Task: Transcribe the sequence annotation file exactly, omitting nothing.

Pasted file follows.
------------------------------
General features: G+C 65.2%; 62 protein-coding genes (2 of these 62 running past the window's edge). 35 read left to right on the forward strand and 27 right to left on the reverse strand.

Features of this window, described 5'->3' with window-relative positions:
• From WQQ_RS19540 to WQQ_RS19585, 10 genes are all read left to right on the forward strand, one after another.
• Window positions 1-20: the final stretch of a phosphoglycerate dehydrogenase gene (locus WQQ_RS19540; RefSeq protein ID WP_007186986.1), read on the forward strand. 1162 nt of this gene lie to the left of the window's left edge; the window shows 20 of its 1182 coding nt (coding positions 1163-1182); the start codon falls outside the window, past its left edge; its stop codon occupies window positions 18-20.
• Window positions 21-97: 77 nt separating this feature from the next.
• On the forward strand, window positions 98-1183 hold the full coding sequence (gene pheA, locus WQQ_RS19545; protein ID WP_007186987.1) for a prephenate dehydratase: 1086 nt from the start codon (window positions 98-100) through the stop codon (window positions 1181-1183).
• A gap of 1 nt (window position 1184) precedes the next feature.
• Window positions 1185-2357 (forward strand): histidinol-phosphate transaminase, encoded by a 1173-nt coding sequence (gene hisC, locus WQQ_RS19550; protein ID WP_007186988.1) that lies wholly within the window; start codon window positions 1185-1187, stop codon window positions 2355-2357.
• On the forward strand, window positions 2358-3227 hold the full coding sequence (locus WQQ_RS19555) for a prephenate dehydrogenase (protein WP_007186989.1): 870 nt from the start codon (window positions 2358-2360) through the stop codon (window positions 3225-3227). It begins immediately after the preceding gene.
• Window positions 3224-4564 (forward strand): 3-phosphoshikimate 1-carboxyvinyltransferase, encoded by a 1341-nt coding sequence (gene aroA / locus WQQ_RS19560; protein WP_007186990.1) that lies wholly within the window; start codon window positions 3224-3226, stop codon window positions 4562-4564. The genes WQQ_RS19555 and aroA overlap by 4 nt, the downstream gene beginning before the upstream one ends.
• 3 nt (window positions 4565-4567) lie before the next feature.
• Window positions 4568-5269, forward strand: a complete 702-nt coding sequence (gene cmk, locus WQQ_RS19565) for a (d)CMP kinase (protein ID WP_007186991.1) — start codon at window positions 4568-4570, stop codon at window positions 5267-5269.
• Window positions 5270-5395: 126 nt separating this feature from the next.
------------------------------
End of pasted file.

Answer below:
General features: G+C 65.2%; 62 protein-coding genes (2 of these 62 running past the window's edge). 35 read left to right on the forward strand and 27 right to left on the reverse strand.

Features of this window, described 5'->3' with window-relative positions:
• From WQQ_RS19540 to WQQ_RS19585, 10 genes are all read left to right on the forward strand, one after another.
• Window positions 1-20: the final stretch of a phosphoglycerate dehydrogenase gene (locus WQQ_RS19540; RefSeq protein ID WP_007186986.1), read on the forward strand. 1162 nt of this gene lie to the left of the window's left edge; the window shows 20 of its 1182 coding nt (coding positions 1163-1182); the start codon falls outside the window, past its left edge; its stop codon occupies window positions 18-20.
• Window positions 21-97: 77 nt separating this feature from the next.
• On the forward strand, window positions 98-1183 hold the full coding sequence (gene pheA, locus WQQ_RS19545; protein ID WP_007186987.1) for a prephenate dehydratase: 1086 nt from the start codon (window positions 98-100) through the stop codon (window positions 1181-1183).
• A gap of 1 nt (window position 1184) precedes the next feature.
• Window positions 1185-2357 (forward strand): histidinol-phosphate transaminase, encoded by a 1173-nt coding sequence (gene hisC, locus WQQ_RS19550; protein ID WP_007186988.1) that lies wholly within the window; start codon window positions 1185-1187, stop codon window positions 2355-2357.
• On the forward strand, window positions 2358-3227 hold the full coding sequence (locus WQQ_RS19555) for a prephenate dehydrogenase (protein WP_007186989.1): 870 nt from the start codon (window positions 2358-2360) through the stop codon (window positions 3225-3227). It begins immediately after the preceding gene.
• Window positions 3224-4564 (forward strand): 3-phosphoshikimate 1-carboxyvinyltransferase, encoded by a 1341-nt coding sequence (gene aroA / locus WQQ_RS19560; protein WP_007186990.1) that lies wholly within the window; start codon window positions 3224-3226, stop codon window positions 4562-4564. The genes WQQ_RS19555 and aroA overlap by 4 nt, the downstream gene beginning before the upstream one ends.
• 3 nt (window positions 4565-4567) lie before the next feature.
• Window positions 4568-5269, forward strand: a complete 702-nt coding sequence (gene cmk, locus WQQ_RS19565) for a (d)CMP kinase (protein ID WP_007186991.1) — start codon at window positions 4568-4570, stop codon at window positions 5267-5269.
• Window positions 5270-5395: 126 nt separating this feature from the next.